The disallowance of the carryover to 1970 did not give rise to a deficiency for that year because of the carryback of a net operating loss from 1973. The disallowance of the carryover to 1971 is primarily, but not exclusively, responsible for the deficiency for that year. In this regard, see note 7 supra, the accompanying text, and the two tables which follow immediately thereafter.

Petitioners did allow $2,400 (the amount of the exemptions claimed on their 1969 return) of the carryback to be absorbed in 1969. See secs. 172(b)(2) and 172(d)(3).

No tax benefit was derived from the carryback in 1969 because an NOL carryback does not serve to reduce capital gain for purposes of computing the tax in the second step of the alternative method. In this regard, see note 34 supra, as well as the following section of this opinion.

In United States v. Foster Lumber Co., 429 U.S. 32 (1976), the Supreme Court was faced with the identical issue. The Court characterized this issue as follows:

The question is whether the two “tax benefit” provisions relied on by the [[[taxpayer]—-low capital gain taxation under the alternative method and the loss carryback provision—-must each be maximized independently of the other or whether Congress instead anticipated that the benefit provided by the loss deduction might on occasion be subsumed in the greater benefit provided by the alternative tax computation method. [ United States v. Foster Lumber Co., supra at 40.]

The Court analyzed the literal language of section 172, reviewed its legislative history, and considered the congres__sion__al policy behind it. It then held that the carryback of a net operating loss is absorbed by capital gain as well as ordinary income even though the tax liability for the carryback year was computed under the alternative method. The fact that the net operating loss is therefore “wasted” through an accident of timing is unfortunate, but legally irrelevant. United States v. Foster Lumber Co., Inc., supra at 46-48. See Continental Equities, Inc. v. Commissioner, 551 F.2d 74, 77-78 (5th Cir. 1977).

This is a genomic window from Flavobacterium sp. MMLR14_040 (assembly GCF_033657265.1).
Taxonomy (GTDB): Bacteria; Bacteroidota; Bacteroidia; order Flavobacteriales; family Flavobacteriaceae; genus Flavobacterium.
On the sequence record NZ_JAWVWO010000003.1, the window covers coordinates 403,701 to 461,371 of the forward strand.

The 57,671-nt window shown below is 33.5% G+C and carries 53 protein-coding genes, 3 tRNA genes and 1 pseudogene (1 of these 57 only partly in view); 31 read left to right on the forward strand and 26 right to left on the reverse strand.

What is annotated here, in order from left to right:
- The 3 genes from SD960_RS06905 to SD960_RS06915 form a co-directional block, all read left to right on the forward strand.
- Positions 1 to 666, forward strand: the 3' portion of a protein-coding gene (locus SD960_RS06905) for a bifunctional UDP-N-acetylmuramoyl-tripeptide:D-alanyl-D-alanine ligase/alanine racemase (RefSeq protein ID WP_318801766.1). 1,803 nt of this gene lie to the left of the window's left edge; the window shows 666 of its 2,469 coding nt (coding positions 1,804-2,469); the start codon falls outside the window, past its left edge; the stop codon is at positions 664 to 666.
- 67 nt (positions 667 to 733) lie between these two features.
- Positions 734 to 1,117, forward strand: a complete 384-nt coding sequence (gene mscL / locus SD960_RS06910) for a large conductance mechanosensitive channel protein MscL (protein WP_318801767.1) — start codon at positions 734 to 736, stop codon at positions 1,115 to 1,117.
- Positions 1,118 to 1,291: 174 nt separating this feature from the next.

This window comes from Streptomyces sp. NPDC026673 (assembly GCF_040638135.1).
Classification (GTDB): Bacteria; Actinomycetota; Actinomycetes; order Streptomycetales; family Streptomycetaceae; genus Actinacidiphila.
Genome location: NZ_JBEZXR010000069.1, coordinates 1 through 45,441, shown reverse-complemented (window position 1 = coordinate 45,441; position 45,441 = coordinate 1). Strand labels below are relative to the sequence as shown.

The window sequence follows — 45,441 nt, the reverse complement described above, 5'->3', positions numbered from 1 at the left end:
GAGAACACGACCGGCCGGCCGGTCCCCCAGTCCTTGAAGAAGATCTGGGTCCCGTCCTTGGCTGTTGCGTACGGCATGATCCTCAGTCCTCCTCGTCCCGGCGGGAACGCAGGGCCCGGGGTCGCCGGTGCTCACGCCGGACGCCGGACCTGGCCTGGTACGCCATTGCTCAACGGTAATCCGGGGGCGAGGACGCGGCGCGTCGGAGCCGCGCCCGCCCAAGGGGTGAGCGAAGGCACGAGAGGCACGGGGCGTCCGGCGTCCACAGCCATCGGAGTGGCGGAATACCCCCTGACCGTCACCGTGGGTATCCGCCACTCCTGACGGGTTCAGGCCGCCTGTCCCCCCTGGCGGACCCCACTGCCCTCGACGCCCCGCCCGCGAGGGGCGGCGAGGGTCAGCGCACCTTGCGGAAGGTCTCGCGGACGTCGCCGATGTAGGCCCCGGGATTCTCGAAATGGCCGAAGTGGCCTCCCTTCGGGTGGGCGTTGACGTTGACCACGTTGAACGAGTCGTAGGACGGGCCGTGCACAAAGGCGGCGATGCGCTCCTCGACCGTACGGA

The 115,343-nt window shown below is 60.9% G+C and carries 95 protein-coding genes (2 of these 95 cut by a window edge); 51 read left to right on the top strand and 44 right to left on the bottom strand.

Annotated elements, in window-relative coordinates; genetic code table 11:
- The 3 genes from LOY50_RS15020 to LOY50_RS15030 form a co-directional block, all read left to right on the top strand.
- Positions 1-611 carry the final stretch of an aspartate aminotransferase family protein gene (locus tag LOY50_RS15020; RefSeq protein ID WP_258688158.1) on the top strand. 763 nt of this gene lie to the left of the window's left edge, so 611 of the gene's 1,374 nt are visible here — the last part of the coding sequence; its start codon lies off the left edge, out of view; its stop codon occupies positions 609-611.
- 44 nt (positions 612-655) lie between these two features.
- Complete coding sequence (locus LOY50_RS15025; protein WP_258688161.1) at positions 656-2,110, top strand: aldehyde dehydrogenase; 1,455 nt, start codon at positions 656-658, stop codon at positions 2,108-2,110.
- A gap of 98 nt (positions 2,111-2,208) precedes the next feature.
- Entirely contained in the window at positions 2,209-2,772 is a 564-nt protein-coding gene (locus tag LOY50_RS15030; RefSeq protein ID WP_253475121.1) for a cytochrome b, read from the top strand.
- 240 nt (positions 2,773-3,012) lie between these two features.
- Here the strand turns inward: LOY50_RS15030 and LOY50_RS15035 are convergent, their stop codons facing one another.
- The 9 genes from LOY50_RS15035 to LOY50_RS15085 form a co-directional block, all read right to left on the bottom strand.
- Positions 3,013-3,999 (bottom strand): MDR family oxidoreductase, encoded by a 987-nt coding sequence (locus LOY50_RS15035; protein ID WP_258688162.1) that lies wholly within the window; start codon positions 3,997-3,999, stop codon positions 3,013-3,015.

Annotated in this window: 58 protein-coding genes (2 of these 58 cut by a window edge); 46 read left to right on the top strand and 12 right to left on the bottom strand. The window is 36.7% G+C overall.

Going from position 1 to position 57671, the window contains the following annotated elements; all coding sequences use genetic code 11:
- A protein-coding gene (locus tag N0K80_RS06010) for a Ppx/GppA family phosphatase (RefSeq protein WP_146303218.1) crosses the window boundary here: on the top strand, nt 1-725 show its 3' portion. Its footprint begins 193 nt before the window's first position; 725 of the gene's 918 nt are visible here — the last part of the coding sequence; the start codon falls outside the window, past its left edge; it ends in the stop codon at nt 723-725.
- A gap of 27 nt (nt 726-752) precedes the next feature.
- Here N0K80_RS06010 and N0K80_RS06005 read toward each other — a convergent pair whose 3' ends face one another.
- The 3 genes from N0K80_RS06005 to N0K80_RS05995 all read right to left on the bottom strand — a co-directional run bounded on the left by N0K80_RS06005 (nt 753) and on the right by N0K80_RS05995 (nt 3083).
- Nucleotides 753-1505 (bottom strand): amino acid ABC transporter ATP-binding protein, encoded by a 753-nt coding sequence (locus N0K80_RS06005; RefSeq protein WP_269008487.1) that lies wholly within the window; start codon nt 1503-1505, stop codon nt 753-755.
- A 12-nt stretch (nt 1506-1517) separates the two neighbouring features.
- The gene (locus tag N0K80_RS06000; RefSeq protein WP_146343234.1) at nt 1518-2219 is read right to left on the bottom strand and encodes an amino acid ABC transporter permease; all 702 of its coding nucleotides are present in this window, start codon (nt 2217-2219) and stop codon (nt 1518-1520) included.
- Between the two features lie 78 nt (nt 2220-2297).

For net operating losses sustained in taxable years ending after Dec. 31, 1975, a taxpayer can seek to minimize such accidents of timing by electing to forego the carryback period and, instead, carrying the loss forward. Sec. 172(b)(3)(E), as enacted by secs. 806(c) and 806(g)(1), Tax Reform Act of 1976, Pub. L. 94-455, 90 Stat. 1598, 1605; redesignated as sec. 172(b)(3)(C) by sec. 703(p)(1)(B), Revenue Act of 1978, Pub. L. 95-600, 92 Stat. 2943. See sec. 7.0, Temporary Income Tax Regs.; Joint Comm. on Internal Revenue Taxation, 94th Cong., 2d Sess., General Explanation of the Tax Reform Act of 1976, 1976-3 C.B. (Vol. 2) 1, 200-202.

Petitioners attempt to distinguish Foster Lumber Co. on the basis that it involved a corporate taxpayer. They begin by noting that individuals, unlike corporations, are entitled to deduct from gross income 50 percent of the excess of net long-term capital gain over net short-term capital loss. Sec. 1202. They then observe that an individual taxpayer who elects the alternative method foregoes the section 1202 deduction. Because such a taxpayer receives no benefit from that deduction under those circumstances, petitioners then contend that neither he nor she should suffer the detriment of having capital gain absorb the carryback of the net operating loss.

Effective for taxable years ending after Oct. 31, 1978, the applicable percentage was increased to 60. Secs. 402(a) and 402(c)(1), Revenue Act of 1978, Pub. L. 95-600, 92 Stat. 2867, 2868.

We think Foster Lumber Co. applies to individuals as well as corporations. In fact, as we will demonstrate shortly, the Supreme Court partially justified its holding in that case on the basis of consistency in the application of section 172 to corporate and individual taxpayers.

The technical issue in Foster Lumber Co., as herein, involved the meaning of “taxable income” as the term is used in section 172(b)(2). That section governs the amount of carrybacks and carryovers that must be absorbed in any one taxable year before the excess can be carried to another taxable year. It provides as follows:

(2) AMOUNT OF CARRYBACKS AND CARRYOVERS .—-* * * the entire amount of the net operating loss for any taxable year (hereinafter * * * the “loss year”) shall be carried to the earliest of the taxable years to which * * * such loss may be carried. The portion of such loss which shall be carried to each of the other taxable years shall be the excess, if any, of the amount of such loss over the sum of the taxable income for each of the prior taxable years to which such loss may be carried. For purposes of the preceding sentence, the taxable income for any such prior taxable year shall be computed

(A) with the modifications specified in subsection (d) * * *

* * *